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Lyr Add: The Sheepstealer

wildlone 03 Jan 00 - 03:24 PM
dick greenhaus 03 Jan 00 - 05:56 PM
Artful Codger 20 Sep 05 - 04:03 PM
Le Scaramouche 20 Sep 05 - 04:27 PM
katlaughing 20 Sep 05 - 04:53 PM
Bunnahabhain 20 Sep 05 - 07:22 PM
Joe Offer 21 Sep 05 - 01:25 AM
HipflaskAndy 21 Sep 05 - 05:20 AM
Wolfgang 21 Sep 05 - 08:13 AM
Garry Gillard 13 Oct 10 - 03:48 AM
GUEST,The Vulgar Boatman 20 Aug 16 - 12:28 PM
Reinhard 20 Aug 16 - 03:23 PM
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Subject: Lyr Add: THE SHEEPSTEALER
From: wildlone
Date: 03 Jan 00 - 03:24 PM

This is another song that isn't in the DigiTrad


THE SHEEPSTEALER

I am a brisk lad but my fortune is bad
And I am most wonderful poor,
But now I intend my fortune to mend
And to build a house down on the moor, me brave boys,
And to build a house down on the moor.

In my meadow I'll keep fat oxen and sheep
And a neat little nag on the downs.
In the middle of the night when the moon to shine bright,
There's a wonder of work to be done, me brave boys,
There's a wonder of work to be done.

I'll ride all around in some other man's ground
And I'll take a fat sheep for my own,
And I'll end of his life with the aid of me knife,
And then I will carry him home, me brave boys,
And then I will carry him home.

My children will pull the skin from the ewe
And I'll be in a place where there's none.
If the Constable do come I’ll stand with my gun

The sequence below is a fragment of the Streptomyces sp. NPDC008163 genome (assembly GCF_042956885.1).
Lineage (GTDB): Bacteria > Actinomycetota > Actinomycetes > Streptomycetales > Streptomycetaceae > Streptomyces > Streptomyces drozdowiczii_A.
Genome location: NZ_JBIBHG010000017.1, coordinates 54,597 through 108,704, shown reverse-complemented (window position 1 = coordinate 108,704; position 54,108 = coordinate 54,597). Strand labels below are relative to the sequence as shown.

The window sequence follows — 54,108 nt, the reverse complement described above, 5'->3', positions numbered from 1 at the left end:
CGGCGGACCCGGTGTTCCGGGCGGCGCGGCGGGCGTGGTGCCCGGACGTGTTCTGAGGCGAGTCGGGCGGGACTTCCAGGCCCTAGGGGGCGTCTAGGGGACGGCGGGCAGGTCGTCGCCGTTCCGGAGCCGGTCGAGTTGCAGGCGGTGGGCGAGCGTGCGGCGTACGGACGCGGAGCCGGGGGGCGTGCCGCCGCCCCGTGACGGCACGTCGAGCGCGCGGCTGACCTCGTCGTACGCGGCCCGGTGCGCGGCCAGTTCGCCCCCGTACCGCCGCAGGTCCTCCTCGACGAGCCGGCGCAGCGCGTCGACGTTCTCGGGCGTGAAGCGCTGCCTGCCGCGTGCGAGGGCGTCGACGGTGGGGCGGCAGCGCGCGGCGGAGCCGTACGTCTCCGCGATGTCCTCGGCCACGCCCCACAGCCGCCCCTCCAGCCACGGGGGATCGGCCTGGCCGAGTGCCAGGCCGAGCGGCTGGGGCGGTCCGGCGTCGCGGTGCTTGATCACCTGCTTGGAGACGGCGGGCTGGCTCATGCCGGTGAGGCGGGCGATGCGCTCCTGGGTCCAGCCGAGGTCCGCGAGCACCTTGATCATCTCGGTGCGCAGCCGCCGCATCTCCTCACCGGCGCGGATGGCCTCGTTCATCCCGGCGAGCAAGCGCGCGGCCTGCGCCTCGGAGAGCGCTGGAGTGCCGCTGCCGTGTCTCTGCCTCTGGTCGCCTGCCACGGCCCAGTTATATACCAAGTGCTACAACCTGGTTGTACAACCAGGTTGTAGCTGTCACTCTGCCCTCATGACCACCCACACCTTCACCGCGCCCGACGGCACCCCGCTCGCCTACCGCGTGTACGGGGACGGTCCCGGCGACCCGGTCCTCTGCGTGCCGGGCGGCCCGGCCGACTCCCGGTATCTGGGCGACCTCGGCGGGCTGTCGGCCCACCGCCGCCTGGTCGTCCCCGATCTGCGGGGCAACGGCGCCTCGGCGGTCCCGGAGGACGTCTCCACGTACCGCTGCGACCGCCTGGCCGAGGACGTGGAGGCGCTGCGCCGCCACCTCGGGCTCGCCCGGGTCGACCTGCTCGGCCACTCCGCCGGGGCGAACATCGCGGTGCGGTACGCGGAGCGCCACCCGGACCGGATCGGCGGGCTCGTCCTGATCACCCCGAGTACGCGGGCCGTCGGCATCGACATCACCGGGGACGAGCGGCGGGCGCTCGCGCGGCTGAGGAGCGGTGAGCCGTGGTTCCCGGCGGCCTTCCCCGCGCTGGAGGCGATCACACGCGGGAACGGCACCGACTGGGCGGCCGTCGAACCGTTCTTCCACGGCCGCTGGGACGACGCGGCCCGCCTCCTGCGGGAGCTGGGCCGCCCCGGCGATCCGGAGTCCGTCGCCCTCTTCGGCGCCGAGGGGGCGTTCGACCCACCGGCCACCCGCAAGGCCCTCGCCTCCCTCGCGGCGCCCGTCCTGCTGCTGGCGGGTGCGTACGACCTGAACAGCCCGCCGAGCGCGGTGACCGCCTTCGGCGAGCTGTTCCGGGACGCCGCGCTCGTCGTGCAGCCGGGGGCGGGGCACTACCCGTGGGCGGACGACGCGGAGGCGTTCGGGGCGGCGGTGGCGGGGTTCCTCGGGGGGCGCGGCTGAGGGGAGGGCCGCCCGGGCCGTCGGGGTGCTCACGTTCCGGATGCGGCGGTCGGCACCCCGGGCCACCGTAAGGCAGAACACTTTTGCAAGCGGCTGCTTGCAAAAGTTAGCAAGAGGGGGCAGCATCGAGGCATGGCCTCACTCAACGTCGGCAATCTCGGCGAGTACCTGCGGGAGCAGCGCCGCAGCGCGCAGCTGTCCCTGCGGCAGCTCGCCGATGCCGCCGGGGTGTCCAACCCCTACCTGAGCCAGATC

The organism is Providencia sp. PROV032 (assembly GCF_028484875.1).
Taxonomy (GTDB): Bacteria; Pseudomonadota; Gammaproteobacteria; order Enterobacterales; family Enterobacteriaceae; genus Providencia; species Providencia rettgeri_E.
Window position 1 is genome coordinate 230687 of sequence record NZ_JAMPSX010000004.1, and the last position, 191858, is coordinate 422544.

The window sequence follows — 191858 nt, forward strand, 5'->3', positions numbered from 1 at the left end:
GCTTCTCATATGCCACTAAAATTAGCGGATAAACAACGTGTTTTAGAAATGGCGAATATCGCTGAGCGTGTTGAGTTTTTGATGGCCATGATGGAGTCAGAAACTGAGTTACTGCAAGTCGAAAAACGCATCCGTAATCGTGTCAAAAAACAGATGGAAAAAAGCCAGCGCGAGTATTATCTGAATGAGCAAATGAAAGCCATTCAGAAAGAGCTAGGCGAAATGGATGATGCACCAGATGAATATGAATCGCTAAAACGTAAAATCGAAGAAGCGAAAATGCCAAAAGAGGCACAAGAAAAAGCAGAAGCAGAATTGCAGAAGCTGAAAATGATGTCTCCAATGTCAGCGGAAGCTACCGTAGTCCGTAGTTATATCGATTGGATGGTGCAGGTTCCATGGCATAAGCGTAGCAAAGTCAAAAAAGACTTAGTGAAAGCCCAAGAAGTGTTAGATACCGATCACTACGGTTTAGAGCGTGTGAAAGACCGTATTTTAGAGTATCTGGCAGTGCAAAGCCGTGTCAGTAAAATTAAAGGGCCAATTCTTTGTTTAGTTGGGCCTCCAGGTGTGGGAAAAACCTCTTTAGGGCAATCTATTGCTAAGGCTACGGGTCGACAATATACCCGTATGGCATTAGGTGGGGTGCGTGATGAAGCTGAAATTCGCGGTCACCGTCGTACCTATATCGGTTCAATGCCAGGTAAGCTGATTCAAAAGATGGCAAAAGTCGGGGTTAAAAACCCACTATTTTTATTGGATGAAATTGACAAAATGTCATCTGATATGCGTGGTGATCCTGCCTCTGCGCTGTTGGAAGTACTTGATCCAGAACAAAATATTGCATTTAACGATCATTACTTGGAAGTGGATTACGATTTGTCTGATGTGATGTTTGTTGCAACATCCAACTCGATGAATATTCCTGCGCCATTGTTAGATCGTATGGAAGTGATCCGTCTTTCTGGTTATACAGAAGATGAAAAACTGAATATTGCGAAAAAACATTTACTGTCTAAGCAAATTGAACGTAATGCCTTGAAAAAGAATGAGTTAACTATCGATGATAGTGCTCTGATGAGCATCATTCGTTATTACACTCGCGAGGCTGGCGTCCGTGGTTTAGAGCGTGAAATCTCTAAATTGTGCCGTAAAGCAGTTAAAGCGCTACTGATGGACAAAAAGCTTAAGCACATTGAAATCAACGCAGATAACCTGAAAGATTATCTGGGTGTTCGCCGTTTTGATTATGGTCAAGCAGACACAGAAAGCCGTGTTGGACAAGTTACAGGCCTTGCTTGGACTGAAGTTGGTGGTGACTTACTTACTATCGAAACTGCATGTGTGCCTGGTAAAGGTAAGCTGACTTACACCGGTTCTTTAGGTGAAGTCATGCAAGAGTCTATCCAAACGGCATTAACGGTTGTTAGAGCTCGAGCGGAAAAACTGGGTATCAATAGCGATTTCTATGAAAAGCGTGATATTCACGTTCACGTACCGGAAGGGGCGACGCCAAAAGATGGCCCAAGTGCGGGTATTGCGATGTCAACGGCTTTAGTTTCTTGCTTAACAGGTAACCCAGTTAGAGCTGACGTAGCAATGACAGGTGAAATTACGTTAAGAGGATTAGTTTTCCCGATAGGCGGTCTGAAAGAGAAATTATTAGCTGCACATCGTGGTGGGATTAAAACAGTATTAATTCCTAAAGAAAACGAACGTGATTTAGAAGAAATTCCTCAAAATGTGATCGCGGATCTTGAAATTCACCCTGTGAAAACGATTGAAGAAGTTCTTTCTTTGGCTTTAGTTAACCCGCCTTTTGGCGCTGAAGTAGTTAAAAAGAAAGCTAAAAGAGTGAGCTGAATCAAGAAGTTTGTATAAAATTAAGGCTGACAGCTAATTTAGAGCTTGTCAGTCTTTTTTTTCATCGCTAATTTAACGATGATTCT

And swear all I have is my own, me brave boys,
And swear all I have is my own.

Henry Hammond collected a version of the Sheepstealer from Edith Sartin of Corcombe Dorset.


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Subject: RE: Lyr Add: The Sheepstealer
From: dick greenhaus
Date: 03 Jan 00 - 05:56 PM

It's there.Sheepstealer is one word; sheep stealer is two. Moral: Don't bank on titles. *stealer covers both spellings.


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Subject: RE: Lyr Add: The Sheepstealer
From: Artful Codger
Date: 20 Sep 05 - 04:03 PM

Regarding the other song of the same name:

Can someone supply an accurate transcription of Martin Carthy's "Sheepstealer", from Skin and Bone? The only one I've found (at Reinhard Zierke's site, prepared by Wolfgang Hell and Garry Gillard) does not match the recording at a number of points. But what I think Carthy is singing at some of them is also questionable, and I'd prefer to avoid mondegreens.